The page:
Deductibles vs. Retentions

I often get asked the difference between a retention and a deductible, and the short answer I usually give is “A retention is like a deductible, but with some key differences…” and then I elaborate. Below is a list of some of the key differences:


  • The Positives:
    • The Insurer will typically front the deductible then bill the insured for reimbursement of the deductible. If the insured cannot pay the deductible, the claimant is still made whole by the insurer, even if the insured goes insolvent.
    • Since the deductible is on the back end, an insured can earmark or save for the deductible amount which can help for liability claims which might take years to settle.
    • If a claim is potentially covered, the insurer has an immediate duty to defend the insured at the first dollar level.
  • The Negatives:
    • Since the deductible is to be reimbursed by the insured, financial underwriting of the insured may be required and collateral (Letter of Credit) may be necessary for higher deductibles.
    • The insurer retains control of the defense, including choice of defense counsel. The insurer is allowed to defend and settle claims made against the insured without the insured’s consent, even if the claim is settled within the deducible.
    • Deductibles typically erode the limit of liability. For example, a $1 million policy limit with a $100,000 deductible would leave the insurer responsible for the remaining $900,000.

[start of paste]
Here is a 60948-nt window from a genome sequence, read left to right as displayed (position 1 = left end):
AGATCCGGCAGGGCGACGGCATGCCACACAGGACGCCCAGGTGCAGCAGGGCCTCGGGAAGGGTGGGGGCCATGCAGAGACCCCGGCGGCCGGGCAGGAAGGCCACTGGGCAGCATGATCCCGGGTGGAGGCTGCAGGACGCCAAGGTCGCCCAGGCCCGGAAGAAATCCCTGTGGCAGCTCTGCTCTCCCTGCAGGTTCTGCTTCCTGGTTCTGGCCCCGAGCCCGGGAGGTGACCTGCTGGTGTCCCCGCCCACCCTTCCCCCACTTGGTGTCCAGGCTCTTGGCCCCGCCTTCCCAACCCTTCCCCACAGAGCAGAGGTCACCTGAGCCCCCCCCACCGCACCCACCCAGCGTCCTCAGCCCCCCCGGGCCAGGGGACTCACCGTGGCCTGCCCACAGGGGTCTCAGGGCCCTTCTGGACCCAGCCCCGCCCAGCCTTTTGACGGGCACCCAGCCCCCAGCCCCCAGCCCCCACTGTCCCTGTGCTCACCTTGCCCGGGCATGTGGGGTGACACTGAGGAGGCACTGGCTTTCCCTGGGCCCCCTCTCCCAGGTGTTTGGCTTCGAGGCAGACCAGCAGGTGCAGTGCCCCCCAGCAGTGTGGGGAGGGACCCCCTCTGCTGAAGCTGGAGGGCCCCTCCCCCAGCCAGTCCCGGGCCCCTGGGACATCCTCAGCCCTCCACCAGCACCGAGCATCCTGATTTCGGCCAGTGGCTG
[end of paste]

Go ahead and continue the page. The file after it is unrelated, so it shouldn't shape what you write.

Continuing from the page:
Self-Insured Retention (SIR)

  • The Positives:
    • The insured controls its own defense for all claims within the SIR, including choice of defense counsel. The insurer can still assign its own defense counsel to monitor the defense. As such, the insurer will not typically question the insured’s decisions regarding defense.
    • Collateral is not typically required since the insured is responsible for the SIR.
    • SIR does not erode the limit of liability. For example, if the insured has a $1MM Liability Policy and a $100,000 retention, the insured pays the first $100,000 for defense/damages, but the insurer’s responsibility of a $1MM Limit still remains.
  • The Negatives:
    • SIRs are applicable to liability policies—not first party property insurance.
    • A SIR is the responsibility of the insured starting from dollar one of the claim. As such, the insurer does not get involved until the SIR is reached (but should still be notified), or until reserves pierce the SIR.
    • Typically, the insured’s insolvency does not obligate an insurer to drop down to pay the SIR. The Insurer has no obligation to defend or indemnify the Named Insured or any additional insureds until the SIR is satisfied.

If you have any insurance or risk management related questions, please reach out to our office.

Paul Broussard, CIC


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